Monday, April 28, 2014


Search on for father,2 kids in SC national park.

Searchers in airplanes,boat and on foot were looking Monday for a father and his two children who haven't been heard from since sending out a text Saturday that they were lost in the vast woods and swamps of the Congaree National Park east of Columbia.

Congaree National Park in South Carolina.
Congaree National Park in South Carolina.

Crews were carefully marking each patch of land they cross over and have searched about a third of the 27,000-acre site, park spokeswoman Dana Sohen (SOH'-in) said Monday afternoon.

J.R. Kimbler sent a text message to a friend Saturday around 9:30 p.m. saying he and his kids were lost. The friend called the children's mother, who called authorities. A search party was immediately sent out. A few people at the park have reported hearing someone yelling for help, Kimbler's family said, but Sohen said authorities haven't been able to confirm any contact since the text message.

Officials closed the park Monday afternoon so they could fully concentrate on finding 43-year-old J.R. Kimbler, his 10-year-old son, Dakota, and 6-year-old daughter, Jade. Also, an investigate team from the National Park Service was checking on leads outside the park in case the family members weren't actually lost while hiking, Sohen said.

"We haven't dismissed any possibility," Sohen said.

The mother of the two children, Tammy Ballard, has been at the park the past two days, walking down trails, calling their names.

"It's been tough. I see so many footprints out there," Ballard said.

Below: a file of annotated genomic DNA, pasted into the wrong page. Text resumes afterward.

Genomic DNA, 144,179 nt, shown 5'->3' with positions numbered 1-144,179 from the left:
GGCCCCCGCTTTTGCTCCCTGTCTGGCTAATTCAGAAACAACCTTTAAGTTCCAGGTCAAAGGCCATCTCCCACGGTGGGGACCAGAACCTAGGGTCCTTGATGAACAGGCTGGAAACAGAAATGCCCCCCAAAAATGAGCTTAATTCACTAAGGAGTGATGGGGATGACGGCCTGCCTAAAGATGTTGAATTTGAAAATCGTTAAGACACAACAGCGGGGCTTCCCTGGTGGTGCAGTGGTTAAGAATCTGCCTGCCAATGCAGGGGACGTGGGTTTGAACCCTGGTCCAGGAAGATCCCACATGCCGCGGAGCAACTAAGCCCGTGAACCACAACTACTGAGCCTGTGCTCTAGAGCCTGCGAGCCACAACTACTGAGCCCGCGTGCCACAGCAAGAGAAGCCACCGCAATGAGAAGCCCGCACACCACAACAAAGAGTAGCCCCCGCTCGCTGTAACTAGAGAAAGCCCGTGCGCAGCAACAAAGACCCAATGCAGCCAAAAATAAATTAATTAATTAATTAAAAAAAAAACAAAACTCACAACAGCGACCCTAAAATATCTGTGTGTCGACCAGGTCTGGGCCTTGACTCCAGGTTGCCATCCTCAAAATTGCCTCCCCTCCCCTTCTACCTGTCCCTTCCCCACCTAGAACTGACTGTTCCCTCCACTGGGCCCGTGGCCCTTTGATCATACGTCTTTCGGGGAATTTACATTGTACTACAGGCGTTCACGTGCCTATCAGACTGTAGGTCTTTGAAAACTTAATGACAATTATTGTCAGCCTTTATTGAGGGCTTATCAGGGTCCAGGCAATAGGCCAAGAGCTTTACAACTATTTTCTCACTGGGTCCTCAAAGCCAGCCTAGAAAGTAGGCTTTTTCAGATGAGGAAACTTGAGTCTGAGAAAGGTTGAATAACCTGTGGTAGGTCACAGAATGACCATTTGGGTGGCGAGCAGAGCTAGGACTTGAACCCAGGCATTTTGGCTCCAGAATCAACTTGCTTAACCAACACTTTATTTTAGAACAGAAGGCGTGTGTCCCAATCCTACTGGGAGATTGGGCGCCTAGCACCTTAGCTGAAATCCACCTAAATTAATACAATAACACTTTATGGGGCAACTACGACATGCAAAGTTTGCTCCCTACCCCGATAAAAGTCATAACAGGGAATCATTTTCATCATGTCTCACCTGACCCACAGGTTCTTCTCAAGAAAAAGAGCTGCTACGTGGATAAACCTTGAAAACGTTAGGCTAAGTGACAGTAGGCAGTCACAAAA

The search was going to continue until dark Monday and then resume at daylight Tuesday. But after two days of mild, tranquil weather, heavy rain and storms were forecast to move into the area.

Also, there is no indication Kimbler took any camping gear or other items for an overnight stay. The taxi driver left his cigarettes in his cab that was still parked near the visitor's center Monday and his daughter's inhaler and other medicine were in the hotel room where he lived, his family said.

"I hope for the best, but it looks bad every hour that goes by. I'm worried they won't ever come home," said Chris Ballard, stepbrother of the missing children.

Kimbler had been out of his children's lives for a few years, but recently started to get them on the weekends, Chris Ballard said. He took them to the skating rink and the zoo in recent weeks. The trip to Congaree National Park was the first time he had been out there, he said.

The park has marked trails, but beyond the paths are tangles of old growth trees, swamps and underbrush. The land has become even more rugged since an ice storm in February knocked down thousands of trees and limbs.

"Many of the trails you can't see to navigate right now," Sohen said.

Maybee Harris said she has no doubt her cousin is still lost in the woods with his children. She thinks they might have run off the trail to look and something and got lost, then Kimbler's cellphone died.

"They can't convince me he would do something to harm them," she said.
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Respect for the truth is almost the basis of all morality.
Nothing can come from nothing.


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